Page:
298-C. Person of Qadiani group, etc., calling himself a Muslim or preaching or propagating his faith:

Any person of the Qadiani group or the Lahori group (who call themselves 'Ahmadis' or by any other name), who directly or indirectly, poses himself as a Muslim, or calls, or refers to, his faith as Islam, or preaches or propagates his faith, or invites others to accept his faith, by words, either spoken or written, or by visible representations, or in any manner whatsoever outrages the religious feelings of Muslims shall be punished with imprisonment of either description for a term which may extend to three years and shall also be liable to fine.

This law does not allow Ahmadi Muslims to call themselves Muslim or to "pose as Muslims" punishable by three years in prison. This Ordinance and the 1974 amendment in the constitution effectively gave the state of Pakistan, the exclusive right to determine the meaning of the term "Muslim".[6]

Analysis[edit]

In the following four years from the regulation of the ordinance, there were more than 3,000 cases of Ahmadis charged with various offences under the regulation, 6 were sentenced to 25 years imprisonment and 4 were sentenced to death. No executions have occurred to date and such cases have though subsided in recent years. The United Nations Sub-Commission on Prevention of Discrimination and Protection of Minorities has called on the Commission on Human Rights to "call on the Government of Pakistan to repeal Ordinance XX."[7]

One example is an Ahmadi (Rana Karamatullah) in Mansehra who was charged under Section 298C for "offering prayers" and "citing from the Holy Koran". Mr Karamatullah had already been subjected to repeated arrests since 1984.[8][9]

References[edit]

  1. ^ Government of Pakistan - Law for Ahmadis. ThePersecution.org (Reproduction from the Gazette of Pakistan, 26 April 1984)
  2. ^ Trespasses of the State, Ministering to Theological Dilemmas through the Copyright/Trademark, Naveeda Khan, Sarai Reader, 2005; Bare Acts. Page 178
  3. ^ "No Islam but Islam". p. 163. Retrieved 20 September 2015. 
  4. ^ Valentine, Simon (2008). Islam and the Ahmadiyya jamaʻat: history, belief, practice. Columbia University Press. p. 71. ISBN 978-0-231-70094-8.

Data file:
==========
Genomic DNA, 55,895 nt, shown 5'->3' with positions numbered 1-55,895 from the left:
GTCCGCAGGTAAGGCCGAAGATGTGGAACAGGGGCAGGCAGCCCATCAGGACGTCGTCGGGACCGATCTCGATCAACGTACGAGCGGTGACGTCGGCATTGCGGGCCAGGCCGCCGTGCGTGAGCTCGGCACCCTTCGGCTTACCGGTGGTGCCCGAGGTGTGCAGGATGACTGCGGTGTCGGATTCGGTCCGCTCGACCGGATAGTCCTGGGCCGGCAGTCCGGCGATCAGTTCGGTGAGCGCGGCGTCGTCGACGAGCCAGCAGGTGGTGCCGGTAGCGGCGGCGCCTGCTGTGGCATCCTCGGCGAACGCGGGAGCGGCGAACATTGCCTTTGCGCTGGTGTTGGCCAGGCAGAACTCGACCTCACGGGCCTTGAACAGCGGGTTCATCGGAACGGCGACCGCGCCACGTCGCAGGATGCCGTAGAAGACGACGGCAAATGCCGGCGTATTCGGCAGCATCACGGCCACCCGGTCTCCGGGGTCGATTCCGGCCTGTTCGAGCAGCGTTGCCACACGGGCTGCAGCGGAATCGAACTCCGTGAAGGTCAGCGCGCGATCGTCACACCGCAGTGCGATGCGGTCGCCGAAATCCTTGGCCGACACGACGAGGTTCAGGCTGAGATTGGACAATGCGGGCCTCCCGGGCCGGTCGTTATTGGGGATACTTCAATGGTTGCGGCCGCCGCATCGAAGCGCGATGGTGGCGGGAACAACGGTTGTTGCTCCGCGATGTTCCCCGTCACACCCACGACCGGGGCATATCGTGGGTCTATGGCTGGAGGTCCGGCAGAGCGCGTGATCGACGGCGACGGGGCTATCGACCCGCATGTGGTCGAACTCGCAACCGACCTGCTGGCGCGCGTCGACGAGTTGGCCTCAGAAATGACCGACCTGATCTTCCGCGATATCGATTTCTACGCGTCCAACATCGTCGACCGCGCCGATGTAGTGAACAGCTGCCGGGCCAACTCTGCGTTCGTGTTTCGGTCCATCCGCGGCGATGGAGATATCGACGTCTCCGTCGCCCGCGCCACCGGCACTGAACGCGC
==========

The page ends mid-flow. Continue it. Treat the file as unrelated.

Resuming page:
5. ^ Khilafat, the Successorship of Prophethood – The Guided Khilafat – Khilafat-e-Ahmadiyya
  6. ^ Trespasses of the State, Ministering to Theological Dilemmas through the Copyright/Trademark, Naveeda Khan, Sarai Reader, 2005; Bare Acts. Page 184
  7. ^ www.unhchr.ch/Huridocda/Huridocda at UNHCHR
  8. ^ "Believe it or not! Absurd applications of Ordinance XX and Religious Laws" (PDF). persecutionofahmadis.org. Retrieved 13 December 2014. 
  9. ^ Ribeiro, d’Almeida. "IMPLEMENTATION OF THE DECLARATION ON THE ELIMINATION OF ALL FORMS OF INTOLERANCE AND OF DISCRIMINATION BASED ON RELIGION OR BELIEF". COMMISSION ON HUMAN RIGHTS. UNHCR. Retrieved 31 August 2015. Rana Karamatullah, an elderly farmer and businessman from Abbotabad, North-West Frontier Province, was among a group of 55 Ahmadis who are alleged to have met on 12 January 1990 for a prayer meeting in a private household. Khatme Nabuwat Youth Force, a local Islamic group, is said to have informed the Deputy Commissioner of Police of the meeting and the following day cases were registered against 12 of the participants for offering prayers and citing from the Holy Koran under Section 298C of the Pakistan Penal Code. They were allegedly also accused under Section 16 of the Maintenance of Public Order Ordinance and Section 107 of the Criminal Procedure Code for disturbing law and order despite the peaceful nature of the meeting. Mr. Karamatullah, who had been subjected to repeated arrests since 1984, was among the 12 persons against whom cases had been registered. On 30 June 1991, Mr. Karamatullah reportedly died in a car accident together with nine other persons, allegedly in suspicious circumstances. 

See also[edit]